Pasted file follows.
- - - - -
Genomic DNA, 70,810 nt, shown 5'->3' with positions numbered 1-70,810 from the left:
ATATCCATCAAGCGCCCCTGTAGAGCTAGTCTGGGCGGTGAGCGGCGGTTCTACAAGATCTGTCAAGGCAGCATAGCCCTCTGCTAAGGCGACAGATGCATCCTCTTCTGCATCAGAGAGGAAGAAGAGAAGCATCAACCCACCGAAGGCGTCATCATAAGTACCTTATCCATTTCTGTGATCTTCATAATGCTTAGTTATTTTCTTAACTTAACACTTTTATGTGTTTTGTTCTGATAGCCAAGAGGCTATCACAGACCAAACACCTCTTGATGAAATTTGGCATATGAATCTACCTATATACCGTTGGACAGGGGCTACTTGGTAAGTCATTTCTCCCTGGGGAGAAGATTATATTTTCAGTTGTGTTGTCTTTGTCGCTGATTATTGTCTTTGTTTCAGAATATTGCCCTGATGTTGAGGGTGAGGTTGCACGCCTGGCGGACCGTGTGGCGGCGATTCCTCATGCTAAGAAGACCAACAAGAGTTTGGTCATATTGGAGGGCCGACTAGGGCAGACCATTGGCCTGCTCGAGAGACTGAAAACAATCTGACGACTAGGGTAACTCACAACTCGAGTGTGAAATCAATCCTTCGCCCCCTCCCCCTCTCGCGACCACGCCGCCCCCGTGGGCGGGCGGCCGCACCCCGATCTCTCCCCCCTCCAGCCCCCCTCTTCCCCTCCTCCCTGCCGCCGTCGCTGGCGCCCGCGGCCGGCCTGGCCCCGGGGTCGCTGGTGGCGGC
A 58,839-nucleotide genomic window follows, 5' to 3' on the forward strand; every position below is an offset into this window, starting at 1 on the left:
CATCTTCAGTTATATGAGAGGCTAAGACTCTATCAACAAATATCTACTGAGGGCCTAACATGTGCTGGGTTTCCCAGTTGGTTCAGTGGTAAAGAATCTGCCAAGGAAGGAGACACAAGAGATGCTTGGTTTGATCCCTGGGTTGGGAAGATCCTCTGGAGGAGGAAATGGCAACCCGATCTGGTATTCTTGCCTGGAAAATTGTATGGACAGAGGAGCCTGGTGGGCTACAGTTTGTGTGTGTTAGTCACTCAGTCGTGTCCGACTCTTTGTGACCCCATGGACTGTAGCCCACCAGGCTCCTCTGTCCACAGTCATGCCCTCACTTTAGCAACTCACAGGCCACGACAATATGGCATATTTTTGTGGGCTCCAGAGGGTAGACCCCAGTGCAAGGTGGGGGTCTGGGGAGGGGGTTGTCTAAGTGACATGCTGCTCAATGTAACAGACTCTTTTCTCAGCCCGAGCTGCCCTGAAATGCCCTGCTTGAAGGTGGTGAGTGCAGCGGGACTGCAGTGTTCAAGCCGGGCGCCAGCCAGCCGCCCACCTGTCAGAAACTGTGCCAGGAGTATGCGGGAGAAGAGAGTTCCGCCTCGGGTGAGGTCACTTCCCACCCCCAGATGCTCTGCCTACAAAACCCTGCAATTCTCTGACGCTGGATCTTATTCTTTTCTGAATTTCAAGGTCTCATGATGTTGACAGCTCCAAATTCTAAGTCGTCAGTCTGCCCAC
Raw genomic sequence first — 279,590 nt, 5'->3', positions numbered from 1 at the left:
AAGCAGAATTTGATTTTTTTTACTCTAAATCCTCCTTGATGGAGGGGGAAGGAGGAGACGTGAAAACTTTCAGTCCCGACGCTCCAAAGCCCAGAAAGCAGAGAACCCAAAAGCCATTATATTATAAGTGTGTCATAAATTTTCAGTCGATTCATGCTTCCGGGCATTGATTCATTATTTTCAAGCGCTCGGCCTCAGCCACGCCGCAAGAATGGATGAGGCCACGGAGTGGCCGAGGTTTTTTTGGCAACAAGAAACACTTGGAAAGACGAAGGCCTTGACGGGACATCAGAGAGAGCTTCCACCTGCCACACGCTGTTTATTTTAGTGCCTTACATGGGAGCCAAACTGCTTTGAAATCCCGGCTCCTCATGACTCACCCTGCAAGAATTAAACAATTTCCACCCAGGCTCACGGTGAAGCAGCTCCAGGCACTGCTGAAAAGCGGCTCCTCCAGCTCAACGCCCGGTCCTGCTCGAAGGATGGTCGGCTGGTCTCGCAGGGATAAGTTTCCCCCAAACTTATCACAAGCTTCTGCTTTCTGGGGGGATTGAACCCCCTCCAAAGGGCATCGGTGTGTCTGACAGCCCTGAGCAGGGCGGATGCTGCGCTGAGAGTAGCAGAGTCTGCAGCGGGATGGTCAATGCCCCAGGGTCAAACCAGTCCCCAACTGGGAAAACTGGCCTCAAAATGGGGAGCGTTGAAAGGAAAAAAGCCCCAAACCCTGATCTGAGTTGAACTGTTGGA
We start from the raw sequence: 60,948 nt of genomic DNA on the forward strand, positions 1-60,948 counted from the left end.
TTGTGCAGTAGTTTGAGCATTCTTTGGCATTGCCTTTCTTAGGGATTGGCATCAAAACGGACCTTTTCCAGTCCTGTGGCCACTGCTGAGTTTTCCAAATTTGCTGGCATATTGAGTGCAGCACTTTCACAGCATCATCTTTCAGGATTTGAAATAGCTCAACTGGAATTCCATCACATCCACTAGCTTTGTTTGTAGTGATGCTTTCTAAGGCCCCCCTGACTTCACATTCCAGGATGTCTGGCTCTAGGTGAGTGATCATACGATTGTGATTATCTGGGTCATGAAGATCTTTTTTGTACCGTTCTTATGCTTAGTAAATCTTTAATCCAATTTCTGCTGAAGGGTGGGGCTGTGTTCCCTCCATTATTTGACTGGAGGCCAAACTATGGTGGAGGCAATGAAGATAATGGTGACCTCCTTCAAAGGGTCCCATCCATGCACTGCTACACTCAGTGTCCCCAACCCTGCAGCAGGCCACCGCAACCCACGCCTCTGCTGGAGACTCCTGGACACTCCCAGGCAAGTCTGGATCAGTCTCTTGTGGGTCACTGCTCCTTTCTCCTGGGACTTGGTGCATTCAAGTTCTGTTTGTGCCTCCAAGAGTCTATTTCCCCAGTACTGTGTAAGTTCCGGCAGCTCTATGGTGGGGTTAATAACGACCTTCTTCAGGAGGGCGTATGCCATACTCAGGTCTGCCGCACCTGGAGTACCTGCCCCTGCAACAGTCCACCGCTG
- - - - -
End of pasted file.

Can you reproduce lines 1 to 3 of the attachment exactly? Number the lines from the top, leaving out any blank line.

Genomic DNA, 70,810 nt, shown 5'->3' with positions numbered 1-70,810 from the left:
ATATCCATCAAGCGCCCCTGTAGAGCTAGTCTGGGCGGTGAGCGGCGGTTCTACAAGATCTGTCAAGGCAGCATAGCCCTCTGCTAAGGCGACAGATGCATCCTCTTCTGCATCAGAGAGGAAGAAGAGAAGCATCAACCCACCGAAGGCGTCATCATAAGTACCTTATCCATTTCTGTGATCTTCATAATGCTTAGTTATTTTCTTAACTTAACACTTTTATGTGTTTTGTTCTGATAGCCAAGAGGCTATCACAGACCAAACACCTCTTGATGAAATTTGGCATATGAATCTACCTATATACCGTTGGACAGGGGCTACTTGGTAAGTCATTTCTCCCTGGGGAGAAGATTATATTTTCAGTTGTGTTGTCTTTGTCGCTGATTATTGTCTTTGTTTCAGAATATTGCCCTGATGTTGAGGGTGAGGTTGCACGCCTGGCGGACCGTGTGGCGGCGATTCCTCATGCTAAGAAGACCAACAAGAGTTTGGTCATATTGGAGGGCCGACTAGGGCAGACCATTGGCCTGCTCGAGAGACTGAAAACAATCTGACGACTAGGGTAACTCACAACTCGAGTGTGAAATCAATCCTTCGCCCCCTCCCCCTCTCGCGACCACGCCGCCCCCGTGGGCGGGCGGCCGCACCCCGATCTCTCCCCCCTCCAGCCCCCCTCTTCCCCTCCTCCCTGCCGCCGTCGCTGGCGCCCGCGGCCGGCCTGGCCCCGGGGTCGCTGGTGGCGGC
A 58,839-nucleotide genomic window follows, 5' to 3' on the forward strand; every position below is an offset into this window, starting at 1 on the left: